The Top-10 Contact Strategy Components

You know you need a solid contact strategy — it’s your roadmap for reaching out and communicating with your customers.

But in the current climate of climbing postal rates, low consumer confidence and muddled response data, the contact strategy has been taking a beating.

Marketers are pulling out of the mail left and right, replacing catalogs with e-mail campaigns or eliminating prospecting altogether. These are dangerous tactics.

Few companies have a firm understanding of the impact of e-acquisition — the use of pay-per-click advertising and other forms of low cost online acquisition that are often heavily promotional. And all evidence indicates that e-mail alone will not sustain a direct marketing business.

In practice, your e-mail and in-the-mail efforts must coordinate and support each another so that you produce incremental growth and sustain a healthy house file. When you’re planning your efforts, be sure to use the most accurate information available and include certain essential projections.

How do you make the best possible decisions? Consider these 10 components for your next contact strategy.


    Yes, contacting your best customers more often is a good strategy. But determining the definition of “best customers” can be a challenge.

    Getting your segmentation right (or model, if you’re scoring names) is essential to a solid contact strategy. As you look to maximize the return of each contact, it’s imperative that you’re getting to the right customers.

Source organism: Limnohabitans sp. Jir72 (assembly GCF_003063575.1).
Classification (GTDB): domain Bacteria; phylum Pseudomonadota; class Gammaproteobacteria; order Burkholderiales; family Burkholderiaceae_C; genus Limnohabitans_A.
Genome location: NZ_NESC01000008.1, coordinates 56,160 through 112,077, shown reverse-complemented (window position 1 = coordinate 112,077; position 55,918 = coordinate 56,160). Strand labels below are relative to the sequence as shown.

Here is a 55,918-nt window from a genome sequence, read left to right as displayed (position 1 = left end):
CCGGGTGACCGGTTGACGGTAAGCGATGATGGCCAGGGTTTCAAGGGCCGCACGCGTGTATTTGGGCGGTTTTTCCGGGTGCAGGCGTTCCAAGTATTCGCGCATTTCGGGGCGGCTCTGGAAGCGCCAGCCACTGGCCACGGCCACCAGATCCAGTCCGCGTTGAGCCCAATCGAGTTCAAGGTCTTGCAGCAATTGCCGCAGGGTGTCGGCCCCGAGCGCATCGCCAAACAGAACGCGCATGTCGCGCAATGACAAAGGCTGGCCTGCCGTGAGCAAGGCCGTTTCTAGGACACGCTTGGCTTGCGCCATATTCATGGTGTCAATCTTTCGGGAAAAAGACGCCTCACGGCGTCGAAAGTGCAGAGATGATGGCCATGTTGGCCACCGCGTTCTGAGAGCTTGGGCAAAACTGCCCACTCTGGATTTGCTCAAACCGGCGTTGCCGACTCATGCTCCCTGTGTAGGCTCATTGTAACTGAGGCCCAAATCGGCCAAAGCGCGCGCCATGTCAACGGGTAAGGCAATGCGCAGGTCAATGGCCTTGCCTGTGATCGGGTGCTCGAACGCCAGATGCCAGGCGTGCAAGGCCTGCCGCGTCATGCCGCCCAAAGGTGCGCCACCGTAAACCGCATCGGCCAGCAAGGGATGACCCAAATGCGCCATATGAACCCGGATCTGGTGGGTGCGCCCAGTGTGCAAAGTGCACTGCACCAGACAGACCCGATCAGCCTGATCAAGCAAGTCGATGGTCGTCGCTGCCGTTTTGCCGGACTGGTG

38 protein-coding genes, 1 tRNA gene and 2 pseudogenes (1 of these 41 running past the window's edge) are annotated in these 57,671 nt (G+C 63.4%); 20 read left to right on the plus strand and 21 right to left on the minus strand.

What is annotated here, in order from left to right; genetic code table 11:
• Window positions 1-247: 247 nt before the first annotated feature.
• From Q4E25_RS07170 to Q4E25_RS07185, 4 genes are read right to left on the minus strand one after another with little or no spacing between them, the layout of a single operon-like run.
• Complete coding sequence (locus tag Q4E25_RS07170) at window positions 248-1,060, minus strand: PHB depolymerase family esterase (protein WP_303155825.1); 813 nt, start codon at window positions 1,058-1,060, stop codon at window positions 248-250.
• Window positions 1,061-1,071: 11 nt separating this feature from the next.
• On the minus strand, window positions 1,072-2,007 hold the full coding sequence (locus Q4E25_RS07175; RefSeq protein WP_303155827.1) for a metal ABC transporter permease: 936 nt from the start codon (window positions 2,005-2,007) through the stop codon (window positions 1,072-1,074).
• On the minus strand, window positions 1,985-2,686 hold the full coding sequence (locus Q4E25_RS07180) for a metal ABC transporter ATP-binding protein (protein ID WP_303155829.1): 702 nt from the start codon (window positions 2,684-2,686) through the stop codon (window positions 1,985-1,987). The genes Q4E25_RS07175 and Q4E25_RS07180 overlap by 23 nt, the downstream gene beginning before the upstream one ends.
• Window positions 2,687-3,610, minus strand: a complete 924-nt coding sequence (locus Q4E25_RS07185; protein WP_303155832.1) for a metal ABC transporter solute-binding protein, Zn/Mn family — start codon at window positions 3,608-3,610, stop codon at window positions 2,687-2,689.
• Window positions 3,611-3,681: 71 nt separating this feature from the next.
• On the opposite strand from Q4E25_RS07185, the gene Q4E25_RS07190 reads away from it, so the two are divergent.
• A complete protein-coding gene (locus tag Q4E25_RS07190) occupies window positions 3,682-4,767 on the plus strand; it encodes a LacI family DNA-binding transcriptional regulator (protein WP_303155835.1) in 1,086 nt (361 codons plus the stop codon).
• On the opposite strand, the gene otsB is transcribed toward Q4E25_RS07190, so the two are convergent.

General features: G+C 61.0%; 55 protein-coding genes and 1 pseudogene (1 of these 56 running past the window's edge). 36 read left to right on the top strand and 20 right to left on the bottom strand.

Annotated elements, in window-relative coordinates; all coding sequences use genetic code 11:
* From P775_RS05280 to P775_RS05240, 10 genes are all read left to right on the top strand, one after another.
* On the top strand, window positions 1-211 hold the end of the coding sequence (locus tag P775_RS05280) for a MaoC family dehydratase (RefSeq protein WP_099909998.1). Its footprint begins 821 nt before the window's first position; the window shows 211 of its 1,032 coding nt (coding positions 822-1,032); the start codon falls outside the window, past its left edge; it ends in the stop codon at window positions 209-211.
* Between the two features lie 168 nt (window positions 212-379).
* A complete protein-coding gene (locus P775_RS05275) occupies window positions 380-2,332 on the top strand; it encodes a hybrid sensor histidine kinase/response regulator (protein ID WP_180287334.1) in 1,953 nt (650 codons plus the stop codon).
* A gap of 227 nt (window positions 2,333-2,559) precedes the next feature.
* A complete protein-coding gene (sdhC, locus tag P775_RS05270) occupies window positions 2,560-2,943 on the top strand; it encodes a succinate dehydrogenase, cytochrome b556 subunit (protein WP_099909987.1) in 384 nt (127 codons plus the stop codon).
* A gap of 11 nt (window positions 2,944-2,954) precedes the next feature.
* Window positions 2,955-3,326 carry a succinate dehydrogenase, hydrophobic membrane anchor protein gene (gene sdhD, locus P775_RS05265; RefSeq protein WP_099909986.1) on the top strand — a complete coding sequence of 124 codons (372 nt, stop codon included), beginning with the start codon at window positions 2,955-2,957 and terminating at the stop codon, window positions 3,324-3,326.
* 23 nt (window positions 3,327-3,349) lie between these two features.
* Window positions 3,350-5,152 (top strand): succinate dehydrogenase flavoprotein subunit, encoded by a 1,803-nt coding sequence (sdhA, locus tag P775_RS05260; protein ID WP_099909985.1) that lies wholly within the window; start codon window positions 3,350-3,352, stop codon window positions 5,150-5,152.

You need to lay out, early in the process, the number of times you plan to contact customers and prospects. The truth is, most direct marketers fail to contact their customers often enough.

    By looking at cumulative contact frequency for the time period (for instance, by season, quarter, promotional cycle), you can prepare for how your plan affects retention rates and overall reactivation. Offsetting any potential declines in retention with new acquisition is key to your long-term success.


    Remember that your contact strategy is going to lay the groundwork for printing, postage and freight costs. So your plan should reflect names you can actually get into the mail.

    If you’re not including suppression adjustments in your counts, you may end up overprinting and investing in a number of catalogs or mail pieces that you wouldn’t have purchased otherwise.

    And you should include e-mailable counts as well. We’re talking about contact strategies — not just mail plans. To make the most of the value of your contacts with customers and prospects, account for each channel as part of the overall program.


    Changes in circulation from year to year will directly affect results. I’m amazed by how often mailers seem surprised by sharp drops in sales created by cuts in catalog circulation.

    It’s true that online marketing vehicles drive incremental sales for most companies that use them correctly. But the catalog is still the big brother of all sales drivers. Understanding shifts in circulation will make justifying changes in sales much easier down the road.


    Your contact strategy should lay out your overall offer and promotion strategy by segment for all online and offline campaigns. By having all of the offer information in one place, you can quickly identify how, why and who you are using offers, and who is getting them.

    Plus, by keeping the information for your Web efforts in the same location as your catalog efforts, you can quickly spot potential conflicts — for example, that free shipping offer that you’re about to inadvertently e-mail all of your best buyers.